The more premium option with its 4K screen, the Summit E, is 0.67 inches thick and 2.86 pounds. Meanwhile, the Summit B has a 1080p screen, measuring at 0.63 inches thick and weighs 2.95 pounds. There are 15-inch versions of these laptops, as well as a Summit E13, which features a 360-degree hinge.
Now, these aren’t the thinnest or lightest laptops in the world, but given what these laptops can do thanks to Tiger Lake, it’s impressive. Whether it’s improved content creation capabilities using machine learning-powered DL Boost or the new Iris Xe graphics, Tiger Lake makes thermally-restricted laptops like these far more capable for both work and play.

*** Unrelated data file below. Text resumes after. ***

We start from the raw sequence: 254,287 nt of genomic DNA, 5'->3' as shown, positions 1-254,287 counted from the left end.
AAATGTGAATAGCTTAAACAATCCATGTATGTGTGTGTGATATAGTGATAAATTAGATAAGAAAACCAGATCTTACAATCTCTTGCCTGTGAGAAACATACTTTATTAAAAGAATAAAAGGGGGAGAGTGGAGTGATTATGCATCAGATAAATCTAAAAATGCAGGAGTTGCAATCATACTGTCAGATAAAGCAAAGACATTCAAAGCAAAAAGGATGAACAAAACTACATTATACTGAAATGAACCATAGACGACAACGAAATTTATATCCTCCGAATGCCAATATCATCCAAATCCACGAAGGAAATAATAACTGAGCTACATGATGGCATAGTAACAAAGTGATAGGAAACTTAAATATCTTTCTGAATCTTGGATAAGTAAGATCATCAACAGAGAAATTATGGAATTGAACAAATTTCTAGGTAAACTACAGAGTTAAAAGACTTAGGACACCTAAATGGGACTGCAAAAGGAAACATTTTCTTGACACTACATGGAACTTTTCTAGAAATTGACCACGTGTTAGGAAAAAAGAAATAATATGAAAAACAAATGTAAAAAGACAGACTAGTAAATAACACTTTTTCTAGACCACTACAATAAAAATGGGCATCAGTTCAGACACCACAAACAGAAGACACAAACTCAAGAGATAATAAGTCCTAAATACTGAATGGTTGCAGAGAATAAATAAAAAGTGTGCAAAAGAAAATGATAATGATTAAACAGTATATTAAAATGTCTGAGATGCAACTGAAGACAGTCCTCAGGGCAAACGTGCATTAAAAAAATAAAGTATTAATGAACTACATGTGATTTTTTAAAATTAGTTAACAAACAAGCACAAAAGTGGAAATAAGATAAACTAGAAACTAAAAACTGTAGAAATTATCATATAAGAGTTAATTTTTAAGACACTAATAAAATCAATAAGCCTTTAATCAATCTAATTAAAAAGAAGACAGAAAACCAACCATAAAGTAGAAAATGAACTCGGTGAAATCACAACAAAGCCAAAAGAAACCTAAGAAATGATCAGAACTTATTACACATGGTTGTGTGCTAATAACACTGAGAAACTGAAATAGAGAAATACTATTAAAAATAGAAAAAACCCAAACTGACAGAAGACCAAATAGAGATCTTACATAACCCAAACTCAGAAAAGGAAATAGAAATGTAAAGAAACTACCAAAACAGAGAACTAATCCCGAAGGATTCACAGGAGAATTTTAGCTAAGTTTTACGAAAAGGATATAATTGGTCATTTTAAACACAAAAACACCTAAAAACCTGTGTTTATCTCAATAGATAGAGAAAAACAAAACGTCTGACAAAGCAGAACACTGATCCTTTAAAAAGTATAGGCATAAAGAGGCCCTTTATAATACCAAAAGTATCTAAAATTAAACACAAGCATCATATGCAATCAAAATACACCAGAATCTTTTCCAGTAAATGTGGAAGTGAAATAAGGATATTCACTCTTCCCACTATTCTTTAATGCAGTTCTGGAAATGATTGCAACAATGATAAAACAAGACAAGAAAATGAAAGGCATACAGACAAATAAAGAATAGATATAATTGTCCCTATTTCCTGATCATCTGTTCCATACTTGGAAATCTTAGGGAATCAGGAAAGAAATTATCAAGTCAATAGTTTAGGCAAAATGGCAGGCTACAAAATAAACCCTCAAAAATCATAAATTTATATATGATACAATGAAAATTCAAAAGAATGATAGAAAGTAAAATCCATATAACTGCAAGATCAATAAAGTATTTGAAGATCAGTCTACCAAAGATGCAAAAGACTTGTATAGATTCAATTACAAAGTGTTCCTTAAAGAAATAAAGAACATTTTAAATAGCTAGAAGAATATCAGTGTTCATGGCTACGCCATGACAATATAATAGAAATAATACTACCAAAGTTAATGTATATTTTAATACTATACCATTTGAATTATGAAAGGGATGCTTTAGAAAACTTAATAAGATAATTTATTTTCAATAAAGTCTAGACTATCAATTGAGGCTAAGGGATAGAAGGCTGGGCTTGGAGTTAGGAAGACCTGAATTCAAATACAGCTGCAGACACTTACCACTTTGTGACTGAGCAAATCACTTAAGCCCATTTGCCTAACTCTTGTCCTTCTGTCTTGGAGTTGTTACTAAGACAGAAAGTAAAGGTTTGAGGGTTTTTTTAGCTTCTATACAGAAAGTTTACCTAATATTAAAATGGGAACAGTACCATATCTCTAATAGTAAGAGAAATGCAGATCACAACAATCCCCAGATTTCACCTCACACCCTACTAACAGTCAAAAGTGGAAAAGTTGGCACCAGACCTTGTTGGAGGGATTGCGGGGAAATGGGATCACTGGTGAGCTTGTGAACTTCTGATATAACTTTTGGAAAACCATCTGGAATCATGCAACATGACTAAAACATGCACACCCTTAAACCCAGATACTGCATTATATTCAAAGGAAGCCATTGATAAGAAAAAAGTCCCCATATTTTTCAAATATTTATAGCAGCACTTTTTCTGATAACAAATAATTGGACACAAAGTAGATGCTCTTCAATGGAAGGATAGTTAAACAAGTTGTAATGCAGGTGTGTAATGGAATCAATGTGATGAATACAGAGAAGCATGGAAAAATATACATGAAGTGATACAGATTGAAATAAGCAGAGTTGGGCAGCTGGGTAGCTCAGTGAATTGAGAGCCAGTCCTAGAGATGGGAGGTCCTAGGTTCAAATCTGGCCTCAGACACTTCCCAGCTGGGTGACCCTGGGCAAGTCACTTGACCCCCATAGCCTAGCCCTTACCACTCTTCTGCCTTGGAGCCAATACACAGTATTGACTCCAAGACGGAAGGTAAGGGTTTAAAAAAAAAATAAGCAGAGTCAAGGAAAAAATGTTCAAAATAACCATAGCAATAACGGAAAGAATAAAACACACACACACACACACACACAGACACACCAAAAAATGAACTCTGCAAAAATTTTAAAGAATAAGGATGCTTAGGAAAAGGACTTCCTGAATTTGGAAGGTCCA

The Summit B uses Intel’s new Iris Xe graphics, which Intel claims to be twice as powerful as last year’s Ice Lake Iris Plus graphics. Meanwhile, the Summit E uses even more powerful GTX 1650 Ti. That makes the Summit E14 one of the first 14-inch laptops to feature graphics quite this powerful.
The Summit laptops are interesting in themselves, but they reveal Intel’s hand in guiding its ecosystem and influencing the future of its platform.
Intel’s collaboration runs deep
Intel’s involvement in the end product has never been more hands-on. Through programs like Project Athena and Evo, Intel is guiding manufacturers toward the kinds of systems it wants to see now more than ever before. It’s even produced advanced form factors based on concepts such as foldable screens.